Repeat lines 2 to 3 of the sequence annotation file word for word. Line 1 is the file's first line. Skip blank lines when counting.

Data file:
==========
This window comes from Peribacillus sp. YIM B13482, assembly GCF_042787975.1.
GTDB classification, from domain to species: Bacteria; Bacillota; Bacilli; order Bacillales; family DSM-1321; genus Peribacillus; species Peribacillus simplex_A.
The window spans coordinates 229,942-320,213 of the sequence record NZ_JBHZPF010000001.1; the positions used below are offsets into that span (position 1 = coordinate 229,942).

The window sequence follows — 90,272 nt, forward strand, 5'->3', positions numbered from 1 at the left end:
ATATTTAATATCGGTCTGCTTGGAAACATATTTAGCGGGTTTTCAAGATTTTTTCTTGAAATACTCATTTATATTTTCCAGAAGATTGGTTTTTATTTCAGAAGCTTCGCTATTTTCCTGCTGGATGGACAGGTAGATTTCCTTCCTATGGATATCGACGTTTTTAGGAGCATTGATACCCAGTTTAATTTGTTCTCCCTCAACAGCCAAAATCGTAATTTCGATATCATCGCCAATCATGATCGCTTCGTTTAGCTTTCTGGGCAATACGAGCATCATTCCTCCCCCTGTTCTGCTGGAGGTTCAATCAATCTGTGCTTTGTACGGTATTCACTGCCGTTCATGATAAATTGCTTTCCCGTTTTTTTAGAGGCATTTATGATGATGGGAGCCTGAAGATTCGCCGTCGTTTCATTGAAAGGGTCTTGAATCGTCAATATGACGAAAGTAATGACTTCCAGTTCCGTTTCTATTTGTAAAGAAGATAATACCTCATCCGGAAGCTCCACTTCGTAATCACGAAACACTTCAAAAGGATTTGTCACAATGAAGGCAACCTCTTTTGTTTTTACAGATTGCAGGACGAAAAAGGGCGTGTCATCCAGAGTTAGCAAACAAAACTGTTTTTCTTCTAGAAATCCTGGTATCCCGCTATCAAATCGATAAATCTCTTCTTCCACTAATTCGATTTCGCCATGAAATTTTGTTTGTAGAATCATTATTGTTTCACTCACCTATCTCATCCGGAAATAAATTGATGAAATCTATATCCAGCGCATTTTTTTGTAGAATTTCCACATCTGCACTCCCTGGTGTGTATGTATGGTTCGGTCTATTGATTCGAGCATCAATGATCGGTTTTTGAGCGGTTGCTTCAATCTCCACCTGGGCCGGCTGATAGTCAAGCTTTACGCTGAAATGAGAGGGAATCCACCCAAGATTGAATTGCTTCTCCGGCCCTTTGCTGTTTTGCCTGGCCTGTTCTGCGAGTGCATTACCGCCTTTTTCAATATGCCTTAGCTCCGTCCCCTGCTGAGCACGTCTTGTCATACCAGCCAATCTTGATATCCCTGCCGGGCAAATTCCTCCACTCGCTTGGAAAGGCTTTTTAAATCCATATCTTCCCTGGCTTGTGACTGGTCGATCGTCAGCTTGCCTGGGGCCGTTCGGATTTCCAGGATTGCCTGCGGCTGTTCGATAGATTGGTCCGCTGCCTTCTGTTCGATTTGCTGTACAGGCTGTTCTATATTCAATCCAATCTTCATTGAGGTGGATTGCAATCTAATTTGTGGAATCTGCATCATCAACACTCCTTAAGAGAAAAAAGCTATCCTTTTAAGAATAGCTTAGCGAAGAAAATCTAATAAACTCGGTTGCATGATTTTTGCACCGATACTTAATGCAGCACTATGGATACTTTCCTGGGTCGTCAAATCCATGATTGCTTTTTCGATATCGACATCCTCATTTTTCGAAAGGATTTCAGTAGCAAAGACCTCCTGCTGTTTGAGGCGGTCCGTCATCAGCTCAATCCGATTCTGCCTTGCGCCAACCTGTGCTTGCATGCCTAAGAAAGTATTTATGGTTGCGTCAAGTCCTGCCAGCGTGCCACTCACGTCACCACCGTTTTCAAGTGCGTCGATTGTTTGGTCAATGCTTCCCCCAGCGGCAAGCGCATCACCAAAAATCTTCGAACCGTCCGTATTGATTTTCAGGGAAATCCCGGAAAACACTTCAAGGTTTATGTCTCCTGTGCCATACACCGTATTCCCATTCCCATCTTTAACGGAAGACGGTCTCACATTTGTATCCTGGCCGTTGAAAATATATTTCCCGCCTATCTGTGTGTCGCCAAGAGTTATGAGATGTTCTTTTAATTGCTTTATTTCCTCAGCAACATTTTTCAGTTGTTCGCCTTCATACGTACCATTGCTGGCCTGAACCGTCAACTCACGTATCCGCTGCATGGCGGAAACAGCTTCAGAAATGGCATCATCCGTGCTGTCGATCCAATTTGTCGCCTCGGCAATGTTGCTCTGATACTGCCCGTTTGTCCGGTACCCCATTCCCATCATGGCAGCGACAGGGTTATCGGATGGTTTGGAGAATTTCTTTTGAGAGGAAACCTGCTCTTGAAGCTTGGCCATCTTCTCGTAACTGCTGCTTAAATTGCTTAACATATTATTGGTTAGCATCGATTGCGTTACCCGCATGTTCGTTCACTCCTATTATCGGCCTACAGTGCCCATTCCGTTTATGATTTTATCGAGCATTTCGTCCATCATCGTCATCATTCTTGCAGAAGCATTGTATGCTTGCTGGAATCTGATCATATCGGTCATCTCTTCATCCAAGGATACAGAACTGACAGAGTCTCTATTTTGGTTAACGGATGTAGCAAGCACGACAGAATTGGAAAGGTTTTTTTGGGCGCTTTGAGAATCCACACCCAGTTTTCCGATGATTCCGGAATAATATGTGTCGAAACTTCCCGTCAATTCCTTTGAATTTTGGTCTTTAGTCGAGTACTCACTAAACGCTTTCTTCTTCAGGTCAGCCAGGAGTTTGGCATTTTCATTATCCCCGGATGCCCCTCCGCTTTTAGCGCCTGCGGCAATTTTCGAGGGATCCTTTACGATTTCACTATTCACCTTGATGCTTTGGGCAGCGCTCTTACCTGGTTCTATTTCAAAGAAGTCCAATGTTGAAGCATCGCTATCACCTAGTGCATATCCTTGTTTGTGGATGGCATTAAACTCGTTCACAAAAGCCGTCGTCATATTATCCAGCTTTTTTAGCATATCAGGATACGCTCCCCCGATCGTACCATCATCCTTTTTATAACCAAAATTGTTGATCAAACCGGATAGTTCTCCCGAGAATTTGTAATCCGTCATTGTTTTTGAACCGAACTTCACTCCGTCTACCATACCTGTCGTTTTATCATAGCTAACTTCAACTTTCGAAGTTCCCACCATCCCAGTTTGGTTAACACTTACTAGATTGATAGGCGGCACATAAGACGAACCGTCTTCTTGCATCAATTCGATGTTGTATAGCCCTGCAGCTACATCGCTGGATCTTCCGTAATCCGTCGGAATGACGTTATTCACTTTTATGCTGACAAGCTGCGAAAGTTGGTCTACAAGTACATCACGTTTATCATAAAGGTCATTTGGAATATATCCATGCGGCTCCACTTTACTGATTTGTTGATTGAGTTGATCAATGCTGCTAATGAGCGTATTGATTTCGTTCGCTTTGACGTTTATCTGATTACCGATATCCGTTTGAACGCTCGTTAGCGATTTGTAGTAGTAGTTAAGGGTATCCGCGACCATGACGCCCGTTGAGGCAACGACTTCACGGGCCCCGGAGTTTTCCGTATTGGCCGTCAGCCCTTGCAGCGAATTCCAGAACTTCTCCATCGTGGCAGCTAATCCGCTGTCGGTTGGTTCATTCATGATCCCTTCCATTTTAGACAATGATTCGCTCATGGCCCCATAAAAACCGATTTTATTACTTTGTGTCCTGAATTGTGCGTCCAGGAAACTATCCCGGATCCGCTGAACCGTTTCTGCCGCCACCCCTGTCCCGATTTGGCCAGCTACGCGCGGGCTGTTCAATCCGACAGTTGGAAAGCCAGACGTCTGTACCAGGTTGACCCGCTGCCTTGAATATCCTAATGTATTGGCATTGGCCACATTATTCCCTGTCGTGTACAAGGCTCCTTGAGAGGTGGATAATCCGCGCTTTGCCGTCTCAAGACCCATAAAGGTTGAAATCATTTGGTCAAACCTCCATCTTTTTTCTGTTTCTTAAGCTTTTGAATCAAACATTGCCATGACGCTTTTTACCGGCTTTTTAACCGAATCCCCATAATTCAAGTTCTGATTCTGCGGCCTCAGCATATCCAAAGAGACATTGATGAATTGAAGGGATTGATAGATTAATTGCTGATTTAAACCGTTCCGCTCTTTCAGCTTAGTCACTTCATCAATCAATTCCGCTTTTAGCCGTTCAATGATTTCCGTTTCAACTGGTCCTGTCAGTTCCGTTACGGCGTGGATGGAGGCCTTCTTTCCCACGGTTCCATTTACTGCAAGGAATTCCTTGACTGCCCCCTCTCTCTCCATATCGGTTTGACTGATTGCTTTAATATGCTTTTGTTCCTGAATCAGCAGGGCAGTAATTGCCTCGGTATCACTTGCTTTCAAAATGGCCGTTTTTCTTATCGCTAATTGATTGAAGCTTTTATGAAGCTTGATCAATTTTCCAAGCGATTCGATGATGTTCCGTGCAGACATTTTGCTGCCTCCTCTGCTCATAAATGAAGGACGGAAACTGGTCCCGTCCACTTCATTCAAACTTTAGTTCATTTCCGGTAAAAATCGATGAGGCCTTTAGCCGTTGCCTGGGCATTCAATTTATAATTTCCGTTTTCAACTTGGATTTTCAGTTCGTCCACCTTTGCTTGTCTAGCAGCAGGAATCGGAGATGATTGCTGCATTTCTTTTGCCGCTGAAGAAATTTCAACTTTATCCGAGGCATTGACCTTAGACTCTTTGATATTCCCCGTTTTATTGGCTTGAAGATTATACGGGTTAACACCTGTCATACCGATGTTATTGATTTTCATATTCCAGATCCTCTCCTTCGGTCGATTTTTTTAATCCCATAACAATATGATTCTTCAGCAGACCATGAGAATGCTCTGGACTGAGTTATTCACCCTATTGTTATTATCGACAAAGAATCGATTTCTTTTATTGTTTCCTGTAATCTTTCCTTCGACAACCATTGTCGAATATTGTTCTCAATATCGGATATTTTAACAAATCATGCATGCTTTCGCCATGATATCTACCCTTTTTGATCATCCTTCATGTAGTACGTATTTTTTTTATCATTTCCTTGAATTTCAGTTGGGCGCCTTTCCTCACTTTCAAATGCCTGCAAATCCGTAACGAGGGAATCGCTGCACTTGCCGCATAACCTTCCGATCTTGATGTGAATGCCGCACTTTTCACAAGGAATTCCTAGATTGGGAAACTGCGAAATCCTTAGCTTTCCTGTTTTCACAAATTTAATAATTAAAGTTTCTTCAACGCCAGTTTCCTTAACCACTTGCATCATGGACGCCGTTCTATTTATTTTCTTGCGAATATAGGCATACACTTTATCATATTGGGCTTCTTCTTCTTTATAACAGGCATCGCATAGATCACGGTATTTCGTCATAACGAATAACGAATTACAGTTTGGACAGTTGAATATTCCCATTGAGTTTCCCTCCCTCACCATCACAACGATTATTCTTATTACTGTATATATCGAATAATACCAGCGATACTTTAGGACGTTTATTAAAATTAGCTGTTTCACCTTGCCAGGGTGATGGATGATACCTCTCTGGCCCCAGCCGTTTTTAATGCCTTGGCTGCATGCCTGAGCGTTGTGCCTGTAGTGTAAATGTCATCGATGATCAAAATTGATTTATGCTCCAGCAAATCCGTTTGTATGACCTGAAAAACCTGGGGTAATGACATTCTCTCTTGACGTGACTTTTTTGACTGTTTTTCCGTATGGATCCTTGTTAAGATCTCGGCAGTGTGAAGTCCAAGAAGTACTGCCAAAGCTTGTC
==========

GTDB classification, from domain to species: Bacteria; Bacillota; Bacilli; order Bacillales; family DSM-1321; genus Peribacillus; species Peribacillus simplex_A.
The window spans coordinates 229,942-320,213 of the sequence record NZ_JBHZPF010000001.1; the positions used below are offsets into that span (position 1 = coordinate 229,942).